So we've got our python inter. We've got our Python interpreter open now, and we're ready to start working to do that. I want to talk just a little bit about python syntax. And this is something that will continue to evolve as we discuss it in our if statements and four videos and things like that. They're coming in module two,
where we actually take all of the logic. We spent module one learning and we apply it to Python.
That said, we don't really have time to go over all of that in this video, So I'm going to use an if statement. I'm just gonna trust you not to worry about it too much until it's time to learn how if statements work in Python
that said, it's a useful way to show you syntax. So here we're gonna say, if X equals equals one. Well, first I'm gonna define X. So the pipes under the yell at me
if X equals equals one
Now I said Tab and I hit the tab key. And that's actually so, surprisingly enough, Ah, point of contention for a lot of python programmers. Python in syntax is delineated is delineated by a white space. That is to say,
if I had not entered into entered that tab space here,
if I ran it like this, it wouldn't work. And we can see that by attempting to enter that in our interpreter and is going to tell us it expected an indented block.
So indentation and python is how you differentiate what code belongs to what other, what statements or what functions, or what logical and operations or what have you
when you write an if statement, whatever is going to be executed as a result of that conditional is going to be tabbed in
because it's it's a sub. It's subordinate code to the If ST
Now, the reason I said that tabs are contentious to a lot of python developers is that python is white space delineated, but white space can be achieved with either tabs or spaces.
There are people who will avidly argue for tabs there, people who avidly argue for spaces. And I'm going to make both of those groups upset now and tell you it actually doesn't matter that much. So long as and this is the most important thing.
You're consistent within your own code and with with the paradigm of whatever organization or project you're working on.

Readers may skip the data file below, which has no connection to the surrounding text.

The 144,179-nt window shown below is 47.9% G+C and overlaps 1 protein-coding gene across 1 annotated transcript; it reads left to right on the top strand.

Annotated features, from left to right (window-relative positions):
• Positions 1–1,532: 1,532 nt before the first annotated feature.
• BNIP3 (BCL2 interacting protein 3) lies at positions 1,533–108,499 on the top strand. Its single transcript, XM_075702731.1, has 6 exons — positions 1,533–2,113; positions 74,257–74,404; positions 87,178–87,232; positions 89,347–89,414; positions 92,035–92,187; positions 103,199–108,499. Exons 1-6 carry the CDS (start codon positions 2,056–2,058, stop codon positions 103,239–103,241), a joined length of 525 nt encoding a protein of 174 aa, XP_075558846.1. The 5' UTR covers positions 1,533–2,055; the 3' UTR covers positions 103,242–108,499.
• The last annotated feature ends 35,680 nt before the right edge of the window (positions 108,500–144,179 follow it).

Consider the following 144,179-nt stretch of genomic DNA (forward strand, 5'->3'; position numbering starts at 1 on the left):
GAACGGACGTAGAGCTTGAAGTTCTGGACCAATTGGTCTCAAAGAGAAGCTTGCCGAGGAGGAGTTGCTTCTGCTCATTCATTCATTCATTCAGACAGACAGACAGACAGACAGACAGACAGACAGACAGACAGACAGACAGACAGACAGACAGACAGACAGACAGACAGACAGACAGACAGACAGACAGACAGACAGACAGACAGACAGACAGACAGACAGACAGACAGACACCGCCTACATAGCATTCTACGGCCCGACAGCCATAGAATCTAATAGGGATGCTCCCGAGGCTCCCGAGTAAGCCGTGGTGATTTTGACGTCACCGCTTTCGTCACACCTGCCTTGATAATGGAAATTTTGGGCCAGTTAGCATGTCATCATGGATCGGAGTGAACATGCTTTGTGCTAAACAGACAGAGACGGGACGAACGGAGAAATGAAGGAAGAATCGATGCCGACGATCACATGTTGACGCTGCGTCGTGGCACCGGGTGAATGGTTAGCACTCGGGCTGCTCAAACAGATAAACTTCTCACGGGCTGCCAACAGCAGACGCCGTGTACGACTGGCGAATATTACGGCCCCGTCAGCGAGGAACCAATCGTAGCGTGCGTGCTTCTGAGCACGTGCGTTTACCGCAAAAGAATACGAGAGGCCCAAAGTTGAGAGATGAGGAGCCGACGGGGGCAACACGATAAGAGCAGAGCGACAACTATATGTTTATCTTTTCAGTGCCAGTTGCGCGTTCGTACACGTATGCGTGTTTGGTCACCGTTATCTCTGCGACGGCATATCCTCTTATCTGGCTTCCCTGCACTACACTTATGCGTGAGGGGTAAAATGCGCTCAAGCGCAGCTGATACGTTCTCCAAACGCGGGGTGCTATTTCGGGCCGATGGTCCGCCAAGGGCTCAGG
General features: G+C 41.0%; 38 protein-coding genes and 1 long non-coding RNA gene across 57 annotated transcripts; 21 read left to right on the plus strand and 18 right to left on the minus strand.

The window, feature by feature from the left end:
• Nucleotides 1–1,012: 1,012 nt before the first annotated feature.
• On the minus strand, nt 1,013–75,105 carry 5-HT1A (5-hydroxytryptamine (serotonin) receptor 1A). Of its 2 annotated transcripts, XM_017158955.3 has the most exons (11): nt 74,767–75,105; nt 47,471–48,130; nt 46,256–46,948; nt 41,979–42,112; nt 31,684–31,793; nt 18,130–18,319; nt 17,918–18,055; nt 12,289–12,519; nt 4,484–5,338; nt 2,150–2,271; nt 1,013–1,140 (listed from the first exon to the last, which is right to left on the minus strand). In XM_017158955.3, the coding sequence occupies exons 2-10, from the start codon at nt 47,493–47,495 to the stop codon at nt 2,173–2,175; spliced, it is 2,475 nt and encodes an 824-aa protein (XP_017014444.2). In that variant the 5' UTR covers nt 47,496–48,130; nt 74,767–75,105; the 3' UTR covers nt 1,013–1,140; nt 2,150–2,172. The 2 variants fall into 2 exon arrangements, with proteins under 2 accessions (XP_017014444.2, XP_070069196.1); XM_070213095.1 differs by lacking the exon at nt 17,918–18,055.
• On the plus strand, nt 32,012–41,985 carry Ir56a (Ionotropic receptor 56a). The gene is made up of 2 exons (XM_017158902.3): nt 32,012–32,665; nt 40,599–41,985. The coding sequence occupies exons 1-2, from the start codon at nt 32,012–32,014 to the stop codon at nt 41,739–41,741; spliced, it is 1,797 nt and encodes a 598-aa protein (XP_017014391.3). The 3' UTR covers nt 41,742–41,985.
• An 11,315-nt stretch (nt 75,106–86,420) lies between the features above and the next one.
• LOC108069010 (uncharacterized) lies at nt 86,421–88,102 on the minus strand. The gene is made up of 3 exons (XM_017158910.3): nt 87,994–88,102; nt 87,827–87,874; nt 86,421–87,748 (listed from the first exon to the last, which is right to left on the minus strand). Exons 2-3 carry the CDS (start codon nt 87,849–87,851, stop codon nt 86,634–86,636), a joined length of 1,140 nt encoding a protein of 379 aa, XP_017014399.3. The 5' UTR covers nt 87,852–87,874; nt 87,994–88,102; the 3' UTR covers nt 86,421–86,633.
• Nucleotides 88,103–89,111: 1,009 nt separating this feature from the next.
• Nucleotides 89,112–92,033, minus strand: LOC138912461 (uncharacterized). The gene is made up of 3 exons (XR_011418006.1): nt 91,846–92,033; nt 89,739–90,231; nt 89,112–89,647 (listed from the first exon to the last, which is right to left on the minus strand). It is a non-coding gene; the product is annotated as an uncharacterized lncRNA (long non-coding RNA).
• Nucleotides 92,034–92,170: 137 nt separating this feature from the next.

I personally believe in using spaces. I like them more, and I think they tend to be more consistent. Tabs are
time with convey Ari from system to system, and from I D. Ito, I'd be eat,
but everyone's gonna have their style. There are a lot of people who will actually go to their tab. Who will implement in their I D that when they hit the tab key, it will instead insert four spaces. When I'm working in the interpreter, I tend just to use tabs just because it's a little bit easier. In my ideas, I often will implement the force faces to attack rule.
Either way, Like I said, the thing that matters is that it is consistent because if you do something like this
tab for the first line prince
and then for the second line
that's actually going to break.
The reason for that is because Python is interpreting the tabs and the spaces as different kinds of white space. So if you were inconsistent, your program will break
either way for now. For this video used tabs, you spaces, whatever works for you. I'm just gonna hit my tab key and keep rolling through.
So the actual if we set out to write so long ago, if X equals equals one
and you can see that nothing printed the reason for that of course is because of the conditional evaluating false. And we'll talk all about how to use if statements and python down the road in a different lesson.
For now, we now understand one how to start the python show to how to run code in the python show. And, of course, three what python white space is supposed to be used for. The last thing we're gonna do in this video is a tradition among programmers were gonna write the phrase we're going to give Python the instruction in print.
Now, this is something you can do along with me Or do right after you watch this video. Hello. World is a traditional way to begin as a programmer. It's just it's the first program that a lot of people wrote. And actually in our next lesson, what we're gonna do is we take this line of code and we're gonna put it into a document and make it into a python script.
So with that,
I'm your instructor, Joe Perry. You've been watching intruder Python here on Sai Berry on demand, and I look forward to having you in our next lesson